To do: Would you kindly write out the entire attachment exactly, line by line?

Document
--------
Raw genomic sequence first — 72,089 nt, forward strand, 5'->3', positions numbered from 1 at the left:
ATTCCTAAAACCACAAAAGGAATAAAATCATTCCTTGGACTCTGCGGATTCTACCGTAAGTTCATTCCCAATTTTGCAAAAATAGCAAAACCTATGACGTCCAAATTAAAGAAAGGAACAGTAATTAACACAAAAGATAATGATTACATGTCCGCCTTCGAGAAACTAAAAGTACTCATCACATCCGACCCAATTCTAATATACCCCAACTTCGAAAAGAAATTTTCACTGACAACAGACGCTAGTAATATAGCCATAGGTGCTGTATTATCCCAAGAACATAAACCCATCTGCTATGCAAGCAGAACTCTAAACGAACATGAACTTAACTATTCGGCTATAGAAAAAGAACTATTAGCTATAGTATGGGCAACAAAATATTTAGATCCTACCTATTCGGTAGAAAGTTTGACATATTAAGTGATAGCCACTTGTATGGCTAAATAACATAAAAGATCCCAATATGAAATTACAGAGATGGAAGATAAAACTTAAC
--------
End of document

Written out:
Raw genomic sequence first — 72,089 nt, forward strand, 5'->3', positions numbered from 1 at the left:
ATTCCTAAAACCACAAAAGGAATAAAATCATTCCTTGGACTCTGCGGATTCTACCGTAAGTTCATTCCCAATTTTGCAAAAATAGCAAAACCTATGACGTCCAAATTAAAGAAAGGAACAGTAATTAACACAAAAGATAATGATTACATGTCCGCCTTCGAGAAACTAAAAGTACTCATCACATCCGACCCAATTCTAATATACCCCAACTTCGAAAAGAAATTTTCACTGACAACAGACGCTAGTAATATAGCCATAGGTGCTGTATTATCCCAAGAACATAAACCCATCTGCTATGCAAGCAGAACTCTAAACGAACATGAACTTAACTATTCGGCTATAGAAAAAGAACTATTAGCTATAGTATGGGCAACAAAATATTTAGATCCTACCTATTCGGTAGAAAGTTTGACATATTAAGTGATAGCCACTTGTATGGCTAAATAACATAAAAGATCCCAATATGAAATTACAGAGATGGAAGATAAAACTTAAC